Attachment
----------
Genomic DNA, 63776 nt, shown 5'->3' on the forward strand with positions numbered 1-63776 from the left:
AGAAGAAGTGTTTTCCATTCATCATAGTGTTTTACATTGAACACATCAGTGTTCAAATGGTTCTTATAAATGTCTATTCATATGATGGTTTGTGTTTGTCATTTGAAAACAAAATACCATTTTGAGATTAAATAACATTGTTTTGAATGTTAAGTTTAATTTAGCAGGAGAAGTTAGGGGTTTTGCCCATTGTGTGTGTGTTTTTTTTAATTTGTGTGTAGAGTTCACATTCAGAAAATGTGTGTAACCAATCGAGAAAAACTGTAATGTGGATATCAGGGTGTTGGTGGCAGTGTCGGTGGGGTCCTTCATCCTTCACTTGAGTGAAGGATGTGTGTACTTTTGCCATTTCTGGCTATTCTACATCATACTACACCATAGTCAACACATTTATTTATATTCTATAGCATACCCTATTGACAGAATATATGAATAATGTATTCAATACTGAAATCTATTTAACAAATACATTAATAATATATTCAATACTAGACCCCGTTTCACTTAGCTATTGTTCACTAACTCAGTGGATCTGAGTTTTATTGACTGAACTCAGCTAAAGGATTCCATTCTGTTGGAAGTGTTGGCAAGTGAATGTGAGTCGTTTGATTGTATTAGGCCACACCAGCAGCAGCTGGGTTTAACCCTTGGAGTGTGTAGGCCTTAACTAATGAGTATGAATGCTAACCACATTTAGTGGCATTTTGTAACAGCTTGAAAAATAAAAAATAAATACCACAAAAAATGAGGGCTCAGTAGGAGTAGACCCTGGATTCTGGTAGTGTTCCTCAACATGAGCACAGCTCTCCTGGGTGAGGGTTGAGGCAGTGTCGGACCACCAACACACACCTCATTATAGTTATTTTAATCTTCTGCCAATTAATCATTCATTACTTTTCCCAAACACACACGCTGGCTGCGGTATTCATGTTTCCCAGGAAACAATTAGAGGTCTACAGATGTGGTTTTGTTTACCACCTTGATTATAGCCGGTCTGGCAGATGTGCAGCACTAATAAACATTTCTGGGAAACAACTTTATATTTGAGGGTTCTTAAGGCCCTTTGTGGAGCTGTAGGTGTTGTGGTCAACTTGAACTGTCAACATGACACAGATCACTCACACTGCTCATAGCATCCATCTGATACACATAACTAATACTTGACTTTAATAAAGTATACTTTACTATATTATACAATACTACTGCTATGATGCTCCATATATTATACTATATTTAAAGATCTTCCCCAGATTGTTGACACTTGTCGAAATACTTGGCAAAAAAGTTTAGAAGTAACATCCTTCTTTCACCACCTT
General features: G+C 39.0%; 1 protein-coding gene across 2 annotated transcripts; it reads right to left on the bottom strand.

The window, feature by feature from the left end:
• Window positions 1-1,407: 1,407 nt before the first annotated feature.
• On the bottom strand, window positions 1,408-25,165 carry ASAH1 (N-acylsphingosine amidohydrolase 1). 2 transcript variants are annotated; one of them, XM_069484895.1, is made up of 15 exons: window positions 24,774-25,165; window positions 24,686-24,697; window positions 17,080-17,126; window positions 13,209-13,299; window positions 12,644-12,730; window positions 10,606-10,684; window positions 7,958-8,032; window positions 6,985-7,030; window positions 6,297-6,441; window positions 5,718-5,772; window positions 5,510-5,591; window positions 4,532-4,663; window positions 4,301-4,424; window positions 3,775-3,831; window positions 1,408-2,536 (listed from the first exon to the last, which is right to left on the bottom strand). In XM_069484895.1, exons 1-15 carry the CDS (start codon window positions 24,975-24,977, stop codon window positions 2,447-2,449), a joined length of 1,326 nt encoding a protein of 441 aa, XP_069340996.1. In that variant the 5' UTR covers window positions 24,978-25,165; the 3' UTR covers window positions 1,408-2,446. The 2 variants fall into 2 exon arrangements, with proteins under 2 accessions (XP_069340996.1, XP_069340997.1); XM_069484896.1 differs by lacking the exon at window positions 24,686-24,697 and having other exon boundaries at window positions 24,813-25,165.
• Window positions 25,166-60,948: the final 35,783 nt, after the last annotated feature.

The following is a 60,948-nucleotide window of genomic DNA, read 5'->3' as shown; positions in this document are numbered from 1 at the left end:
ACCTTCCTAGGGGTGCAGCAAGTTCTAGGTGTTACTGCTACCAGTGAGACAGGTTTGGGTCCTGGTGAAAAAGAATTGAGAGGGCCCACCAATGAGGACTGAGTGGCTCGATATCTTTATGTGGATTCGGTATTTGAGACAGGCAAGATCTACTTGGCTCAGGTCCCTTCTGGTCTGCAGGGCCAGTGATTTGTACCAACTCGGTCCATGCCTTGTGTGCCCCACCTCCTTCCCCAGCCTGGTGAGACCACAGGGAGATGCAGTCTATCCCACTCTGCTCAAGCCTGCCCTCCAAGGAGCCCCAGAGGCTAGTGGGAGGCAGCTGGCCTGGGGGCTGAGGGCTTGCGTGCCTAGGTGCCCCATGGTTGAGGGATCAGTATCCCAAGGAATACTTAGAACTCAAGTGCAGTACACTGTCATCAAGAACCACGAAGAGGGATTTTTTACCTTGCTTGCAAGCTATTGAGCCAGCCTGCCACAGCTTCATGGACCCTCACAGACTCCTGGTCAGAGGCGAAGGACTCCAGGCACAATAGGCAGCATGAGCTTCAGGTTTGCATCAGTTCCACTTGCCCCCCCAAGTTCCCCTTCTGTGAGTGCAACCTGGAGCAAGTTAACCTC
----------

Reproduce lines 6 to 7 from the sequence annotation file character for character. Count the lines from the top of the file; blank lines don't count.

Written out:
• On the bottom strand, window positions 1,408-25,165 carry ASAH1 (N-acylsphingosine amidohydrolase 1). 2 transcript variants are annotated; one of them, XM_069484895.1, is made up of 15 exons: window positions 24,774-25,165; window positions 24,686-24,697; window positions 17,080-17,126; window positions 13,209-13,299; window positions 12,644-12,730; window positions 10,606-10,684; window positions 7,958-8,032; window positions 6,985-7,030; window positions 6,297-6,441; window positions 5,718-5,772; window positions 5,510-5,591; window positions 4,532-4,663; window positions 4,301-4,424; window positions 3,775-3,831; window positions 1,408-2,536 (listed from the first exon to the last, which is right to left on the bottom strand). In XM_069484895.1, exons 1-15 carry the CDS (start codon window positions 24,975-24,977, stop codon window positions 2,447-2,449), a joined length of 1,326 nt encoding a protein of 441 aa, XP_069340996.1. In that variant the 5' UTR covers window positions 24,978-25,165; the 3' UTR covers window positions 1,408-2,446. The 2 variants fall into 2 exon arrangements, with proteins under 2 accessions (XP_069340996.1, XP_069340997.1); XM_069484896.1 differs by lacking the exon at window positions 24,686-24,697 and having other exon boundaries at window positions 24,813-25,165.
• Window positions 25,166-60,948: the final 35,783 nt, after the last annotated feature.